After players have constructed what they want to build, you score the round – called Harvesting. I will not go into detail about that here. If you need help with scoring, you can email me or message me on Facebook and I’ll help the best I can.

After the round has been scored, you move into the next round and do exactly what you did in the previous round. The only real differences between the rounds are the direction the hands are passed during drafting, the presence each player has on the board, and how many points you score. You should be scoring more points each round if you’re drafting cards that will benefit your fiefs. You will never see a set of coordinates more than once, so if you see coordinates you need, better take them!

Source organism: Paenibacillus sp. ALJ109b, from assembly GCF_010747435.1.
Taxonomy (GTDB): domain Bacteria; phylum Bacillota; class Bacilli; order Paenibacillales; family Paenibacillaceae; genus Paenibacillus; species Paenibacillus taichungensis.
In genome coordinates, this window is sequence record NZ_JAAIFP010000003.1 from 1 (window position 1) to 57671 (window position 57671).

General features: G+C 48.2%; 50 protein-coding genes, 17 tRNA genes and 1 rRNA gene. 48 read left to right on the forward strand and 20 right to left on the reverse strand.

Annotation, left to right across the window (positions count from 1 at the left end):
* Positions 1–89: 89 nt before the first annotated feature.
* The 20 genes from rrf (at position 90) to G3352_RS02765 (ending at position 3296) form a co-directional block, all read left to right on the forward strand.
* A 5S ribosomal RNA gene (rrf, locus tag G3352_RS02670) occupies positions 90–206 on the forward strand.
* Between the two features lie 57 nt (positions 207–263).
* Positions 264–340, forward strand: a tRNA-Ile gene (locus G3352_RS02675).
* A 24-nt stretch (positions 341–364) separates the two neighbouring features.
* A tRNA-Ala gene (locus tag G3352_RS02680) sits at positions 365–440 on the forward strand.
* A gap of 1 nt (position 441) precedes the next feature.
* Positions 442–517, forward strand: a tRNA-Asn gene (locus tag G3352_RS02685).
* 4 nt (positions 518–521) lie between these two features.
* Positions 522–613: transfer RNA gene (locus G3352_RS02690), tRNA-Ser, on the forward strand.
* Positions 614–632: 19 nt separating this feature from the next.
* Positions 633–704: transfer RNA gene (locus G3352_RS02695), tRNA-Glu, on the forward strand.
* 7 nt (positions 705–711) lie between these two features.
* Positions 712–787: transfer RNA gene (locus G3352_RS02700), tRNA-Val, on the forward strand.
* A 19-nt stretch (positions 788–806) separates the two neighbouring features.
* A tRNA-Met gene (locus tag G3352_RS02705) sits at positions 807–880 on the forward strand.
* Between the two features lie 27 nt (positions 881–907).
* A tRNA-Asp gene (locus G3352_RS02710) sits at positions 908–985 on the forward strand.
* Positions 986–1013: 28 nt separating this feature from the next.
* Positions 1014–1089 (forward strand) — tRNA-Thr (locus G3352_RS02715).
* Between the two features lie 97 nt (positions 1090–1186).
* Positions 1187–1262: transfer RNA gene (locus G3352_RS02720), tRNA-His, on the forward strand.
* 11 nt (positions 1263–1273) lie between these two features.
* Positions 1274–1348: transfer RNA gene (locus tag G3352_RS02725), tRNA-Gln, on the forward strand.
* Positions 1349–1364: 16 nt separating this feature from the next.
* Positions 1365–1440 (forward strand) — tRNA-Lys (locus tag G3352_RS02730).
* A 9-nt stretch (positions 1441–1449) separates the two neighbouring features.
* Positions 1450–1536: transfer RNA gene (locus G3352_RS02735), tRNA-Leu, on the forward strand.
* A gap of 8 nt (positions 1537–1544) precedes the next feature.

At the end of the fourth round, you harvest as normal, but instead of going into a fifth round, you score all Parchment cards you collected. Again, I won’t go into detail about how to score those here. The basics are, you score the number of points the Treasure cards give you and you see if you completed any of the other Parchment cards to score their Golden Carrots (points).

When all the crazy math calculations are completed and score bunnies are adjusted, the player with the most Golden Carrots is the winner.